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regulated-output dc-dc converter

Discussion in 'Electronic Components' started by Dave, Jul 19, 2007.

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  1. Dave

    Dave Guest

    I've got an electronic device which operates, at least it used to operate,
    using a car battery as a power source. Over time it has begun to complain
    about low battery voltage which causes the unit to shut down. The battery
    voltage is fine... when I hook it up to the battery in my car and leave the
    car running (~14.4VDC while charging) the device will run indefinitely.
    So... it would appear that whatever is sensing the input voltage is sensing
    the voltage incorrectly.

    So... my options are to open up this device (it's a sealed, ruggedized,
    evacuated of air, computerized survey total station so this would be my 2nd
    choice) to have a look at the (no doubt) SMT microcircuitry within, or to
    find a device which will give me a regulated, say, 13.8VDC from my 12V wet

    Can anyone point me at a retailer who sells 12V-12V converters with
    regulated boosted voltage? I've only found one at but a) they are in
    Australia and I am in Canada and b) these units are 8A and up whereas I only
    require maybe 1A max. Otherwise the description of this device is EXACTLY
    what I want.

    Somebody must make these things, maybe for RV's or sailboats or so
    solar-powered survivalists can write their manifestos on laptop computers...

    Any help greatly appreciated.

    Sorry about cross-posting to the repair group but there's no
    sci.electronics.workaround group.

  2. Joerg

    Joerg Guest

    See if something like this could work: Series.pdf

    The PTK15-Q24-S12 from Cui is around $50 at Digikey, in stock and the
    Digikey P/N is 102-1078-ND.

    I believe TI has numerous modules as well.
  3. John Fields

    John Fields Guest

    Another possibility is that your battery is coming to the end of its
    useful life and its capacity has been diminished.

    To find out, connect a voltmeter across the load without the engine
    running and track it until your device shuts down. Track it,
    because as soon as the load shuts down the battery voltage will rise
    and you want to know where it was when shutdown occurred.
  4. Dave

    Dave Guest

    Thanks, John, but that was my first hunch too... I tried several
    fully-charged different batteries and got the same results.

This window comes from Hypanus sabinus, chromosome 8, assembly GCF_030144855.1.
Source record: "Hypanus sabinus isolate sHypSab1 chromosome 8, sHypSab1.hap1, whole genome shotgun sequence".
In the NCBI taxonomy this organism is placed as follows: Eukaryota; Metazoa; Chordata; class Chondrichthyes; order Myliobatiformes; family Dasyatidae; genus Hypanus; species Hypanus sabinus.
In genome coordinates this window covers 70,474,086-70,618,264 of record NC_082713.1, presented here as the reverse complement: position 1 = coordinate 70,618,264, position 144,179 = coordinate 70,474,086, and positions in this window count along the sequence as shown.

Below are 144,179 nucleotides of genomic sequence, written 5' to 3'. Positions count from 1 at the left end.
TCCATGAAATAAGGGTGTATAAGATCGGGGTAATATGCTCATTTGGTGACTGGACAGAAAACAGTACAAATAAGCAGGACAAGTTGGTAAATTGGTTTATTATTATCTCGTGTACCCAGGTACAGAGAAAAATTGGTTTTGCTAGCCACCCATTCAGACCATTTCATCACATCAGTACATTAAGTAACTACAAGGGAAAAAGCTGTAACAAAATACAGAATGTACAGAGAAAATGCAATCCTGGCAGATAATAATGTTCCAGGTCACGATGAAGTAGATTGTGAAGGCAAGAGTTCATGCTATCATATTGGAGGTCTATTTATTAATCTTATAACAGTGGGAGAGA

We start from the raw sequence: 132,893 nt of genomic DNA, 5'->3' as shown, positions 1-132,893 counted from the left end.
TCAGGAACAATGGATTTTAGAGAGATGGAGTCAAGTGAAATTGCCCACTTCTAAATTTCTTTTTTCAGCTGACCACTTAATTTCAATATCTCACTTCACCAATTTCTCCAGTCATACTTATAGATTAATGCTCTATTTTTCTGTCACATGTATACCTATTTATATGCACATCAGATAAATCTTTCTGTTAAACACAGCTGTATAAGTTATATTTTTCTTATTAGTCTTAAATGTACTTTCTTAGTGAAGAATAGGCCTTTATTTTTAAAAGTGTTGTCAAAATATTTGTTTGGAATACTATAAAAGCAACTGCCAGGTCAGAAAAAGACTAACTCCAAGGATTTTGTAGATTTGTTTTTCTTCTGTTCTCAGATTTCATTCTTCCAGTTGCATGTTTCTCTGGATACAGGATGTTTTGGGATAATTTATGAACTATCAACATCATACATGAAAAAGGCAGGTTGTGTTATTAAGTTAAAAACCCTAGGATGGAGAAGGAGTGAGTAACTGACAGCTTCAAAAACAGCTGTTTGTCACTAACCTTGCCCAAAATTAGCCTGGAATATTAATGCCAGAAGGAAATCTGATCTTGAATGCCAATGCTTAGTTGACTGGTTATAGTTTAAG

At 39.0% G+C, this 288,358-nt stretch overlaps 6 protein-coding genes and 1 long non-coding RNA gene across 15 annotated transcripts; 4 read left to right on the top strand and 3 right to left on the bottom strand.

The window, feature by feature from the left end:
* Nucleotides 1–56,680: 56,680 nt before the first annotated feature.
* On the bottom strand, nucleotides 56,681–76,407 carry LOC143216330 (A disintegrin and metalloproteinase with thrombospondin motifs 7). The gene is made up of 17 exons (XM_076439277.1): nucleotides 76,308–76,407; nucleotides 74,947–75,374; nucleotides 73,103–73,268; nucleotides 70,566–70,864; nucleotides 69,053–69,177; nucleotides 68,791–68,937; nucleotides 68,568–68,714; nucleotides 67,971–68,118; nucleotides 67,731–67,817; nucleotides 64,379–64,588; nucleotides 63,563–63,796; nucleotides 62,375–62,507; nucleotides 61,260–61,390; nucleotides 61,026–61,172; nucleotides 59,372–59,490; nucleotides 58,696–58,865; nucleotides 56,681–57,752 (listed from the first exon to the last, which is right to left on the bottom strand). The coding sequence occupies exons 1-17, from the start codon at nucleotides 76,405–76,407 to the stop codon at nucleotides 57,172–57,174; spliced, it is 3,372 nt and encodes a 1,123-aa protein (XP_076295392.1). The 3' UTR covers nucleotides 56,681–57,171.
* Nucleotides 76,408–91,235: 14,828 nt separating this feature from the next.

Given all the other projects I've got on the go right now, I'd as soon buy
    one as my employer will pay for it, but if I've got to build one, so be it.

    Thanks for the link.

  5. Dave -

    Yours is a common problem faced by Ham Radio Operators, as some
    transceivers are voltage-critical. There was an article published a few
    years back in the QST magazine, on how to build a DC-DC converter to
    convert a range of input voltages to a steady 13.8 Volts. I believe it
    was also offered in both kit and finished form. However, I don't recall
    the company.

    I searched Google for 13.8 dc-dc and came up with several hits. One of
    the first was
    which had two models, PST-DU500 and PST-DU700, that appear to do what
    you need.

  6. Rich Grise

    Rich Grise Guest

    Leave the car battery in the car, and get a deep-cycle (marine, golf-cart,
    etc.) battery for your device, and a proper charger.

    Car batteries are for starting car engines, and don't like long-term
    "moderate" loads, and discharging them very much shortens their life.

    A deep-cycle battery would be seriously overloaded if you tried to
    start a car with it, but they can provide a few amps for a surprisingly
    long time, and they're not damaged by a deep discharge. (well, within
    reason - the point is, they tolerate it better than a motor-starting

    Good Luck!
  7. Dave

    Dave Guest

    The device only draws a few hundred milliamps, and I've tried deep cycle,
    gel cel, and AGM over the years.

    the drain on the battery isn't the problem.

    I've got several smart-chargers for the different types of batteries and
    generally get several years out of a battery.
  8. ehsjr

    ehsjr Guest

    How about a simple "Rube Goldberg" solution -
    add a 1.5 volt battery in series. That will
    at least buy you some time until you find
    or build the DC-DC converter.

  9. kell

    kell Guest

    Go to and search for PWR1245
    here is a link if it works:

    The device puts out 1A positive and negative 15 volts (for driving op
    amps), obviously you will only use the positive.
    Only costs $9, surplus. It would cost a chitload more than that if
    you bought it retail.
  10. Rich Grise

    Rich Grise Guest

    OK, so, then, what was the question? ?:-/

  11. neon


    Oct 21, 2006
    the devu\ce care about voltage if it is wthin specs it cares about current more.
  12. Dave

    Dave Guest

    Where might I procure a voltage boosting device to feed >13V to my device
    from a 12.6V (or less) source? There were a couple of suggestions, I
    ordered one yesterday.


  13. Dave

    Dave Guest

    Thanks, Fred, that's just the ticket. Overkill with 36A continuous ability,
    but I ordered up the 500W model yesterday.

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